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Hospitals plan to make their facilities greener, knowing that it is one way to cut or at least control costs and improve the indoor environment for staff and patients. But hospitals frequently must limit their sustainability actions because of ongoing financial challenges, including the prospect of reduced reimbursements under health care reform.

Nevertheless, the Energy Efficiency Indicator (EEI) survey conducted earlier this year by the American Society for Healthcare Engineering (ASHE), the Johnson Controls Institute for Building Efficiency and the International Facility Management Association, found that 66 percent of the health care respondents
are paying more attention to energy efficiency than they were a year ago.

Robin Guenther, FAIA, LEED AP, sustainable health care design leader at architectural design firm Perkins+Will, New York, says more hospitals will continue to move forward with making their facilities sustainable for a variety of reasons, even if the investments are modest for now.

First, the launch of the U.S. Green Building Council's LEED for Healthcare rating system is likely to produce increased interest in sustainable building, she says. Second, the increased recognition of health care facilities that are champions of green operation initiatives also is generating greater interest in

In addition, the health care sector is "paralleling larger market movement toward sustainable practices" in such areas as healthier materials and chemicals avoidance, healthy food, green cleaning and green building, she says. Plus, it's good business to be green.

"As the business case for these practices continues to yield economic benefits, hospitals will continue to implement programs," Guenther says. "Finally, organizations that are undertaking these initiatives are finding they support broader organizational transformation and support staff retention and satisfaction."

How much hospitals spend on energy efficiency — a key component of sustainability — is another matter. The EEI survey says that half of the hospitals that responded lack a capital budget to make energy-efficiency investments. Even though 68 percent of the health care respondents said they expect to invest in energy-efficient capital equipment in the next 12 months, 49 percent said the amount invested would be 4 percent or less of the capital budget, according to the EEI survey.

Cost savings is king

That being said, it's no surprise cost savings is the primary motive for energy efficiency investments by health care facilities. In fact, 88 percent of the health care organizations that responded to the EEI survey said cost savings is very or extremely important and 99 percent of the organizations said it is at least somewhat important.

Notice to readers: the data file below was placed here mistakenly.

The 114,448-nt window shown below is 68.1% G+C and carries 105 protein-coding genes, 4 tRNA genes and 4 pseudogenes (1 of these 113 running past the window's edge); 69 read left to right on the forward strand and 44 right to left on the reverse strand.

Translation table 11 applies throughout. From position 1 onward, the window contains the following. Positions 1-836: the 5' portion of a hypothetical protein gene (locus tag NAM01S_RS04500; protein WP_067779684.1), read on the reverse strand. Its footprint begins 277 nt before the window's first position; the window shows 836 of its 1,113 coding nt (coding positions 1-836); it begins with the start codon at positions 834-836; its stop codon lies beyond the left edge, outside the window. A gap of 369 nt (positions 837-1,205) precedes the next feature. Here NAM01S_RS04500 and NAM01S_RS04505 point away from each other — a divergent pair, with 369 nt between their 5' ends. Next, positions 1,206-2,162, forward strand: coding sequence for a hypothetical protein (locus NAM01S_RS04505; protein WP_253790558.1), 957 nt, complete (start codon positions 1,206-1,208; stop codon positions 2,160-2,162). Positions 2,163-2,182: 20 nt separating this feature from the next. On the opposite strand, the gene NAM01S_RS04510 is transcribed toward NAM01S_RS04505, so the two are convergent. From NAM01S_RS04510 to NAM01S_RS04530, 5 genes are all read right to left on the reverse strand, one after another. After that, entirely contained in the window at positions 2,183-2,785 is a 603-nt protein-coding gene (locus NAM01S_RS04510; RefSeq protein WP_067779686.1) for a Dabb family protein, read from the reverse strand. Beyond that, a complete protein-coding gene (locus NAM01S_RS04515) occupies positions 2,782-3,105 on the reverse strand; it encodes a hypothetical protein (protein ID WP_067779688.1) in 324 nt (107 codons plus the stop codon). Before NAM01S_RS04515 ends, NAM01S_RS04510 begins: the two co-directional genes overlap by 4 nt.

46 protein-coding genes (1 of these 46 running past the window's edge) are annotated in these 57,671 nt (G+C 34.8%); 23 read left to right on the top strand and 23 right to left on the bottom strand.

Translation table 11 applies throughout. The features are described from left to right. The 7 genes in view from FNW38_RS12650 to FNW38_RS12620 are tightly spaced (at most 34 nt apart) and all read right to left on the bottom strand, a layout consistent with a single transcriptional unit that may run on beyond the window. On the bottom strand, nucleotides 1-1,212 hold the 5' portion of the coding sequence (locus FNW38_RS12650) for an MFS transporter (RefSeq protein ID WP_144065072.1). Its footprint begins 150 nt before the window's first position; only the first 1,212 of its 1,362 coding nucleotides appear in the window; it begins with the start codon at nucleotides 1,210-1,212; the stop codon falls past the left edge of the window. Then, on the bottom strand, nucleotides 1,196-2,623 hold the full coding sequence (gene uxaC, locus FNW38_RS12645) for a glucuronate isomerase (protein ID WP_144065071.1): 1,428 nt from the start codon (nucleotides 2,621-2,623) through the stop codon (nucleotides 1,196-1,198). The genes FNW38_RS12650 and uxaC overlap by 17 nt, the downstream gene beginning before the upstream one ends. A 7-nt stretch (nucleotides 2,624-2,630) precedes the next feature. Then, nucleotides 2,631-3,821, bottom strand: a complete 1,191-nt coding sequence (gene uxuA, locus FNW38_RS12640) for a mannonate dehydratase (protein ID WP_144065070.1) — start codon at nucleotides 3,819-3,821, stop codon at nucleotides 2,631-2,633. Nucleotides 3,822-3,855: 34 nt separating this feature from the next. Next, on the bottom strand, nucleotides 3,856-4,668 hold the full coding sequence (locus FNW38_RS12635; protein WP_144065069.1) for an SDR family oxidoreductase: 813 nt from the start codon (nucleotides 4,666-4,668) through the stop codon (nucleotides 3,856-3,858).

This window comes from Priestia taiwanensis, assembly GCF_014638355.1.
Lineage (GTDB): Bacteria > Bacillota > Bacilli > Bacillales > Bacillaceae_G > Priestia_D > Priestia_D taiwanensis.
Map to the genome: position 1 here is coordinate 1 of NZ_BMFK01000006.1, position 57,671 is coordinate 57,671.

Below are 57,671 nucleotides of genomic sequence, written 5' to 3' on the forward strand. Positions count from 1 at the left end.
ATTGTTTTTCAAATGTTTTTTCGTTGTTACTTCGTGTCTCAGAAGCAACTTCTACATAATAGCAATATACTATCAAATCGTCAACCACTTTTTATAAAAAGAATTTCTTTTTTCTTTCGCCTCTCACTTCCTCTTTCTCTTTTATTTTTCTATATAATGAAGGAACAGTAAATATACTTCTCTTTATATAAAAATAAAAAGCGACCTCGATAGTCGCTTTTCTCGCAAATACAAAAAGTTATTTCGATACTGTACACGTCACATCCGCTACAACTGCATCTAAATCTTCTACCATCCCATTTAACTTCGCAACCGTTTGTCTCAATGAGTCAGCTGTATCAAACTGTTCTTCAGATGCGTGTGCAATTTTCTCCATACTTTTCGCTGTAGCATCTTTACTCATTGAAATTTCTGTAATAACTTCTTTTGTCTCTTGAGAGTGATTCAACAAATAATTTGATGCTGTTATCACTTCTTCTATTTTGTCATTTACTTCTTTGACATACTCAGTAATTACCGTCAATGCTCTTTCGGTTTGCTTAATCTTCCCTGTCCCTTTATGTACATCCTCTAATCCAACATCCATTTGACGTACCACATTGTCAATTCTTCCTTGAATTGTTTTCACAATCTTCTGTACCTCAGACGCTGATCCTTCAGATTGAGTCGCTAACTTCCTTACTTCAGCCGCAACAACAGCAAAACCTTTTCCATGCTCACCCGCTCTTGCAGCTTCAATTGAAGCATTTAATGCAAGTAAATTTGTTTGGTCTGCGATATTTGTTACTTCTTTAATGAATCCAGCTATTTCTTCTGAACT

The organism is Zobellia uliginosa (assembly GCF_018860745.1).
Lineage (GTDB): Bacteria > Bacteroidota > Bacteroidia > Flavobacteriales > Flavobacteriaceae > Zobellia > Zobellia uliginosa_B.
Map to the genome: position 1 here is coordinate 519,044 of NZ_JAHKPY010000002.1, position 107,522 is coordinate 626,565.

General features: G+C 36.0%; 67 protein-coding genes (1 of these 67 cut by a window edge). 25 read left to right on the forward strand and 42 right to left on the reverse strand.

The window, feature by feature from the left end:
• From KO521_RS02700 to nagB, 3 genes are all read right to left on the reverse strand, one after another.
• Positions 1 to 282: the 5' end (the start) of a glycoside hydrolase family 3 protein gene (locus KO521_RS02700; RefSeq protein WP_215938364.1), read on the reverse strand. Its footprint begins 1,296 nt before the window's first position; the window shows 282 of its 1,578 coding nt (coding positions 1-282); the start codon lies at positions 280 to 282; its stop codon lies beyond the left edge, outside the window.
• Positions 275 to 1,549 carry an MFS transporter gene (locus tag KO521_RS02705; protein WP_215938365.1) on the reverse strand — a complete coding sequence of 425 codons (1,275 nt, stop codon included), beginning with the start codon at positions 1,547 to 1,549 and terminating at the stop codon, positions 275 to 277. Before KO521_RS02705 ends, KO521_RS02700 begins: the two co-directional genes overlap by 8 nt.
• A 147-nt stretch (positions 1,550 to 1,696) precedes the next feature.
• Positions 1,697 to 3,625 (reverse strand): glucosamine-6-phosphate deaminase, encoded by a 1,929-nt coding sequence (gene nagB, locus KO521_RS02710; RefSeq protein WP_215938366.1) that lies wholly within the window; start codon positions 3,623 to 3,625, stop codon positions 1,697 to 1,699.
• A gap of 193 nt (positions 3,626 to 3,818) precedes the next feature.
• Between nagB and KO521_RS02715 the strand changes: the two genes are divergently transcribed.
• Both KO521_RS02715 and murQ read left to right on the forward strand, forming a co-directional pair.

The survey reports that the most common energy-saving actions hospitals take are retrofitting to energy-saving lighting and adjusting HVAC controls schedules,
followed by installing in-occupancy sensors and new DDC controls. All are fundamental steps, but still energy savers, says Derek Supple, program director for global energy and sustainability, Johnson Controls.

The results of the ASHE/Association for the Healthcare Environment (AHE, formerly the American Society for Healthcare Environmental Services) 2010 Health Care Facilities Sustainable Operations survey conducted with Health Facilities Management earlier this year are similar to EEI's findings. Our survey data found the most common energy management initiatives hospitals undertook the last two years were implementing a preventive-maintenance plan, retrofitting to energy-efficient lamps and installing occupancy sensors or timers.

One noteworthy trend that emerged from the EEI survey shows that 27 percent of hospitals utilize a demand-response system with their local utility to save energy during summer peak loads, says Supple. Demand response involves the utility sending a signal or message to the hospital to take actions to cut their power usage to reduce energy consumption. A few basic steps include adjusting HVAC set points, dimming lights, reducing power to noncritical computer servers or putting computers in standby mode, says Supple.